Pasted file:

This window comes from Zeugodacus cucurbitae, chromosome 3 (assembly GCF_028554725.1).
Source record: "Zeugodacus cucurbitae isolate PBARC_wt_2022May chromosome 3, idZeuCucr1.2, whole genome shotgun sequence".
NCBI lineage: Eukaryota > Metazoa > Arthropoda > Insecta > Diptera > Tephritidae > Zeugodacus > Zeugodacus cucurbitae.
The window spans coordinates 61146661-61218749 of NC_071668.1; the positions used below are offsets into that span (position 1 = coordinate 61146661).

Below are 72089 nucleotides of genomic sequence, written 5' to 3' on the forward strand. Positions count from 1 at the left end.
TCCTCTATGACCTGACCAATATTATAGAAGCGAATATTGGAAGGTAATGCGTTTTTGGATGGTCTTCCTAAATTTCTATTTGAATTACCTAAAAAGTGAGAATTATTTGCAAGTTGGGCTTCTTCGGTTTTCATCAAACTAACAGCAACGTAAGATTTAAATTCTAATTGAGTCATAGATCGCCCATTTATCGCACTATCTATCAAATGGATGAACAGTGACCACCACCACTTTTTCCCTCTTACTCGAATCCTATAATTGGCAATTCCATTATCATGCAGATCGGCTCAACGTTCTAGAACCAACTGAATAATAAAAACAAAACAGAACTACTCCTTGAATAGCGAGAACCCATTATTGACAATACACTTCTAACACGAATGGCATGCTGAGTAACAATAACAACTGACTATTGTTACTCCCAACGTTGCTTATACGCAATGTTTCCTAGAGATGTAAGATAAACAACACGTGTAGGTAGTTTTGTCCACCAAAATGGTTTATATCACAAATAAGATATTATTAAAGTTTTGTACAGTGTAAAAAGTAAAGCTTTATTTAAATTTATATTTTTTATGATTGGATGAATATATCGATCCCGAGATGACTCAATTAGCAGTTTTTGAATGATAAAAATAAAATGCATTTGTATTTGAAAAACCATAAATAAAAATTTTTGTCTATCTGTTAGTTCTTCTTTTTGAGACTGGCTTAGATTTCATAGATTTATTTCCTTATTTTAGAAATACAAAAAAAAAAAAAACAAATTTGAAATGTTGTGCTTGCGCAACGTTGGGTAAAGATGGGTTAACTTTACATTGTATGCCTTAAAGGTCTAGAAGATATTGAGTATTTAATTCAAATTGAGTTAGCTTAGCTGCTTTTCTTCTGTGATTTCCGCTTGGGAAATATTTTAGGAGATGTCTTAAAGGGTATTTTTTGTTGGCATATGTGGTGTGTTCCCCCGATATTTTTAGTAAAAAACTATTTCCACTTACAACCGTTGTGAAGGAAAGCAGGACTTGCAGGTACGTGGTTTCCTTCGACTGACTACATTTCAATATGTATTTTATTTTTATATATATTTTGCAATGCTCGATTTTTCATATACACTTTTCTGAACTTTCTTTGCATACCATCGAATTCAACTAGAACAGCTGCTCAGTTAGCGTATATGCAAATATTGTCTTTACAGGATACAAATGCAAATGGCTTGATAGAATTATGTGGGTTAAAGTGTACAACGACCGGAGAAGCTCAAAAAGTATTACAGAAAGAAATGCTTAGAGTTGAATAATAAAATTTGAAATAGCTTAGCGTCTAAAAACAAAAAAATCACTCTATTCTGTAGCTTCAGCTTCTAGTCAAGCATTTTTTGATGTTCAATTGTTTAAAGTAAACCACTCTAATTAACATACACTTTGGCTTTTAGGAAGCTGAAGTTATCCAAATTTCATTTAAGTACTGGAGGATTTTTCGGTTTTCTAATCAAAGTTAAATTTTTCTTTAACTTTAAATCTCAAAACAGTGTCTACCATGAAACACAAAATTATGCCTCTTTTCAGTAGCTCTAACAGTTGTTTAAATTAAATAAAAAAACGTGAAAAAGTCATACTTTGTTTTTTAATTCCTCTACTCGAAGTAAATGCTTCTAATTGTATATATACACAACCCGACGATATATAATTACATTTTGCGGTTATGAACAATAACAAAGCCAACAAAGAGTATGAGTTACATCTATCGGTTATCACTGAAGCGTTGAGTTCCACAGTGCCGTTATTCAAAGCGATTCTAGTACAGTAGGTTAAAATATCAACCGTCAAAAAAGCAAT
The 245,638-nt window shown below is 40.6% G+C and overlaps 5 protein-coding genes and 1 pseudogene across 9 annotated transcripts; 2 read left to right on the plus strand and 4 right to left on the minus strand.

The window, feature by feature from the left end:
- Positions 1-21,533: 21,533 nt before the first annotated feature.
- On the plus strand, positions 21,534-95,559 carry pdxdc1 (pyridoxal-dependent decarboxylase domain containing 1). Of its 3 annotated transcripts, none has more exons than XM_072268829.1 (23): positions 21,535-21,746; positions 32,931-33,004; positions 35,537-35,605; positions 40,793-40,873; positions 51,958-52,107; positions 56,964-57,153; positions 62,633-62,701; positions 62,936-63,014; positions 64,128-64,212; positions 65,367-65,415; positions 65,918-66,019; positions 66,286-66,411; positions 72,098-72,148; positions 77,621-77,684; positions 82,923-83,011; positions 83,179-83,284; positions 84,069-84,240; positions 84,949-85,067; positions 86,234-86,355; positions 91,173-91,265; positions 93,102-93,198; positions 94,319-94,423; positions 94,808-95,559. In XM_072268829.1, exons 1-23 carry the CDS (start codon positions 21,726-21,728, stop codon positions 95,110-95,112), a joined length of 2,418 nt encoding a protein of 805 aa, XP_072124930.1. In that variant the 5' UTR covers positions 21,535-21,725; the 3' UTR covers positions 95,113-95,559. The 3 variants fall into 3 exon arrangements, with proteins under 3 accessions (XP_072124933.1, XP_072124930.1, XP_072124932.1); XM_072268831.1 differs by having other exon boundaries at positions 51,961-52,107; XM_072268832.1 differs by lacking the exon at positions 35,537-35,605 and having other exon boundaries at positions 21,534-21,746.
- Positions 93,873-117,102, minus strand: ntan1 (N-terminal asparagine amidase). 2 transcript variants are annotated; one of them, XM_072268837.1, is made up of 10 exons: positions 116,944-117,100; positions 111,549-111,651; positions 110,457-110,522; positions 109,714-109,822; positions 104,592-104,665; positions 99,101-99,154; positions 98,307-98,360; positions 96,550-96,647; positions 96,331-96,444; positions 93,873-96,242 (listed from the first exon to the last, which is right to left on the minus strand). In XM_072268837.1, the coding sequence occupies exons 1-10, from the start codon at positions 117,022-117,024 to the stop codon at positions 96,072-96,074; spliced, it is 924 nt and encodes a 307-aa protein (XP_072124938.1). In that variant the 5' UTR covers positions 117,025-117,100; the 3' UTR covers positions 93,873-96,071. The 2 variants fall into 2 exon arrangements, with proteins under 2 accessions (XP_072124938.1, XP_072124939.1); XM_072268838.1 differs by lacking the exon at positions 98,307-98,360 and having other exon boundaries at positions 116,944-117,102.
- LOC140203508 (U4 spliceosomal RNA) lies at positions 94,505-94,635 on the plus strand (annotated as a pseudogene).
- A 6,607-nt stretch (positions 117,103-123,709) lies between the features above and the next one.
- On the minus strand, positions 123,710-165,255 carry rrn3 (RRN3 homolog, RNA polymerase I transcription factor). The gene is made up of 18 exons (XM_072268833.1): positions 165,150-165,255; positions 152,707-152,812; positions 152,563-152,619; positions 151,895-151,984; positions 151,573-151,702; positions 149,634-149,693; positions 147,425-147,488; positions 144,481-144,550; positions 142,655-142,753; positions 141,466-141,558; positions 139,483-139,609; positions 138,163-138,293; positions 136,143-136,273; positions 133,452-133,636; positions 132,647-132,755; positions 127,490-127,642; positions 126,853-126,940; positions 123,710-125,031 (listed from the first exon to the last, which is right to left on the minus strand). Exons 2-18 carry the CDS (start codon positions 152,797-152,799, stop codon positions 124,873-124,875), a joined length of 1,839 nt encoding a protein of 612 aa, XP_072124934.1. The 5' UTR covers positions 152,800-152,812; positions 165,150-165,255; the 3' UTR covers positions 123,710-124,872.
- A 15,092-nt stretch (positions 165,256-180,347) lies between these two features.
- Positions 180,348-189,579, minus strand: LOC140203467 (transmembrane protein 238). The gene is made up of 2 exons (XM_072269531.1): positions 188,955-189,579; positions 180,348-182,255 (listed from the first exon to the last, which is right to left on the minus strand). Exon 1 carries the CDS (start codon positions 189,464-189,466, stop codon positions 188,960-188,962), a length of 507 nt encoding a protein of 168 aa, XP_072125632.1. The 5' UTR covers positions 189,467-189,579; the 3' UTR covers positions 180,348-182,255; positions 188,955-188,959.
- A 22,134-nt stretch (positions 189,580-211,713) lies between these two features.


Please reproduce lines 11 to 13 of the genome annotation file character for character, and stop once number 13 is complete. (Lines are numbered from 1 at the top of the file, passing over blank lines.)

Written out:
- Positions 93,873-117,102, minus strand: ntan1 (N-terminal asparagine amidase). 2 transcript variants are annotated; one of them, XM_072268837.1, is made up of 10 exons: positions 116,944-117,100; positions 111,549-111,651; positions 110,457-110,522; positions 109,714-109,822; positions 104,592-104,665; positions 99,101-99,154; positions 98,307-98,360; positions 96,550-96,647; positions 96,331-96,444; positions 93,873-96,242 (listed from the first exon to the last, which is right to left on the minus strand). In XM_072268837.1, the coding sequence occupies exons 1-10, from the start codon at positions 117,022-117,024 to the stop codon at positions 96,072-96,074; spliced, it is 924 nt and encodes a 307-aa protein (XP_072124938.1). In that variant the 5' UTR covers positions 117,025-117,100; the 3' UTR covers positions 93,873-96,071. The 2 variants fall into 2 exon arrangements, with proteins under 2 accessions (XP_072124938.1, XP_072124939.1); XM_072268838.1 differs by lacking the exon at positions 98,307-98,360 and having other exon boundaries at positions 116,944-117,102.
- LOC140203508 (U4 spliceosomal RNA) lies at positions 94,505-94,635 on the plus strand (annotated as a pseudogene).
- A 6,607-nt stretch (positions 117,103-123,709) lies between the features above and the next one.